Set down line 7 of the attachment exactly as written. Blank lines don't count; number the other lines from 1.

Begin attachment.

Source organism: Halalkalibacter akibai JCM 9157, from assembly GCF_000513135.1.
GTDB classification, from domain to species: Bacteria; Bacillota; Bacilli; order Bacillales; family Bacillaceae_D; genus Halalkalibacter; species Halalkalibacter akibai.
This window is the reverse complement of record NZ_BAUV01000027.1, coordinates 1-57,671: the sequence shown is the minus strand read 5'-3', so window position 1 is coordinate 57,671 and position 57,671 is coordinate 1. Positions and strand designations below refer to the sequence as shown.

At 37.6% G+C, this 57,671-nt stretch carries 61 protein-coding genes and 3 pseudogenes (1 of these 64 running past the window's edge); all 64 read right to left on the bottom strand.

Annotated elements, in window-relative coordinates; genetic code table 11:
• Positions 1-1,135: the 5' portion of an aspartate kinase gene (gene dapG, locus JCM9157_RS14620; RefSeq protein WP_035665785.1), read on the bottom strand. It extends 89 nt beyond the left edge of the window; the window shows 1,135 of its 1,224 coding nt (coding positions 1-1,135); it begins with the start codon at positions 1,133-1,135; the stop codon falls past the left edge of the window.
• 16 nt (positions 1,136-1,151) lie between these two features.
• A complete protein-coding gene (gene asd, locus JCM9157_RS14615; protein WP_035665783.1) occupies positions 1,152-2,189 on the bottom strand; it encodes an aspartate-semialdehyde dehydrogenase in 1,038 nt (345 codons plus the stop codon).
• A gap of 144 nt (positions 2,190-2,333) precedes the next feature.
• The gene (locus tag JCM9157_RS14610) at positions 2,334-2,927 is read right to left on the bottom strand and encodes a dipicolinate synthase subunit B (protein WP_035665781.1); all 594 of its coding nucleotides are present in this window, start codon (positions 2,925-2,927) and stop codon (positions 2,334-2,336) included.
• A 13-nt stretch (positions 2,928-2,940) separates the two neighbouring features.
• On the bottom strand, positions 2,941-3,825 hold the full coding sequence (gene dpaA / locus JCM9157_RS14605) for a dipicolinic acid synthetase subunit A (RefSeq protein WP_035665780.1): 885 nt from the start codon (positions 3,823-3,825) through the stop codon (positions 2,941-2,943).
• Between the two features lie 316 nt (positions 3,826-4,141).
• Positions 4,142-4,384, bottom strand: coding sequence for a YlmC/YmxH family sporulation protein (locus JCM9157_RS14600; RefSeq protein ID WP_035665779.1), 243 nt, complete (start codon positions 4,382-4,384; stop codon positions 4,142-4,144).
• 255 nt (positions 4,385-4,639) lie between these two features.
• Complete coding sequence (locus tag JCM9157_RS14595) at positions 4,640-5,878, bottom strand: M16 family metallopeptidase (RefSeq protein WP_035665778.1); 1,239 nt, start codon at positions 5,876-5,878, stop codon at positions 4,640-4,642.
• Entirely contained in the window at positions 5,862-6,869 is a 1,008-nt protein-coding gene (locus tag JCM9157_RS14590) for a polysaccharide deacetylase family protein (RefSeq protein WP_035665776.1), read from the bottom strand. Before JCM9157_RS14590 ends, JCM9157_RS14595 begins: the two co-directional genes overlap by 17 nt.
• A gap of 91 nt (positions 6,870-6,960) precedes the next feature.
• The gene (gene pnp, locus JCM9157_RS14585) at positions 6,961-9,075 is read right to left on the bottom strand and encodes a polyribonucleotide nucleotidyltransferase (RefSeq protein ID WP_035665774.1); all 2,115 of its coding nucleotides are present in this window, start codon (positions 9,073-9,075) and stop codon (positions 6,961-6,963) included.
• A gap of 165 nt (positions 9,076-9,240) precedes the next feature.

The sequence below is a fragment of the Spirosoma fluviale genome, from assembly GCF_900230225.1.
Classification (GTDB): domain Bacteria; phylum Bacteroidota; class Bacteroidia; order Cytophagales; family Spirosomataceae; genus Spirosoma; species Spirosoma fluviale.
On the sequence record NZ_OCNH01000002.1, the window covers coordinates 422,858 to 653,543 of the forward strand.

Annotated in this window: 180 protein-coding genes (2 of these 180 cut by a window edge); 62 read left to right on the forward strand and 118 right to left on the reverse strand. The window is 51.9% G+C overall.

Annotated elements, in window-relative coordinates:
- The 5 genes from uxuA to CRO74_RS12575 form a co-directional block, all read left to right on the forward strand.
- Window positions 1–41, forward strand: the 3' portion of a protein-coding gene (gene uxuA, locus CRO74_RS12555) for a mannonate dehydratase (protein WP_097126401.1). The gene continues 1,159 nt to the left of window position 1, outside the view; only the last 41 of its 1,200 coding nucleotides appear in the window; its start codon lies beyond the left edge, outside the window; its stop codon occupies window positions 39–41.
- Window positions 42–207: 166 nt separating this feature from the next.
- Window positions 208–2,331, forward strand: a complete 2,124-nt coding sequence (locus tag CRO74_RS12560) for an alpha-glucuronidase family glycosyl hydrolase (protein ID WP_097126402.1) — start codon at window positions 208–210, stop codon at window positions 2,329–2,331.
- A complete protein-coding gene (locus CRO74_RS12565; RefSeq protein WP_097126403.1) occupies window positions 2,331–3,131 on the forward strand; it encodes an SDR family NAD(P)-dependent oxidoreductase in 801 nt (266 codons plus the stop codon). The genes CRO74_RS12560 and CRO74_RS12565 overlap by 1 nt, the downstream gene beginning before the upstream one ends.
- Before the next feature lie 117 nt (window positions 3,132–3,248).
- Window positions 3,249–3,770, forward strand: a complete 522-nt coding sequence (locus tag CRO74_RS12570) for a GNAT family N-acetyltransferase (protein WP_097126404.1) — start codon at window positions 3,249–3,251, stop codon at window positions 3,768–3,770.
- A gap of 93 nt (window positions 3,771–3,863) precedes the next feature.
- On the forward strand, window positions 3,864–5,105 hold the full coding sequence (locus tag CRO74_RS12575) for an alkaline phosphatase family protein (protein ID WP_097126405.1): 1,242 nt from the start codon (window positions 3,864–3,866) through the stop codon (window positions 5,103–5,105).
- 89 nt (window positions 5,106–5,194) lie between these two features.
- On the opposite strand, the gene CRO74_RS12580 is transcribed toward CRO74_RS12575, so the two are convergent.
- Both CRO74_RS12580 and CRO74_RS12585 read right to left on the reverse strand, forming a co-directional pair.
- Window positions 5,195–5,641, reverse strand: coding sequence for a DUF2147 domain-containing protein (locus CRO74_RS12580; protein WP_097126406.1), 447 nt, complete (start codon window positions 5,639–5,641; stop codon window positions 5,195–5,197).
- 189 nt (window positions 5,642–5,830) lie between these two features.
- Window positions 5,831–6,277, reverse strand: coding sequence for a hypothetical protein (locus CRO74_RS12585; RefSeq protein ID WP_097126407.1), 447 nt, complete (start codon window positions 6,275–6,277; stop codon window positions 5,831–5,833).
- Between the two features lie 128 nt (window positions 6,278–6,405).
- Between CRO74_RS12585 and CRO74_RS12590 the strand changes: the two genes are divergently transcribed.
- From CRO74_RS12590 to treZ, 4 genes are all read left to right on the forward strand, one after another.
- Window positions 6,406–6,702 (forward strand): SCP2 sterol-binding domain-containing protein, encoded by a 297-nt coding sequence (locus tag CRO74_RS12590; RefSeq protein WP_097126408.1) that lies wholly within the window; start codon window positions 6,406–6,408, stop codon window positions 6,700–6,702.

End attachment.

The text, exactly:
• 16 nt (positions 1,136-1,151) lie between these two features.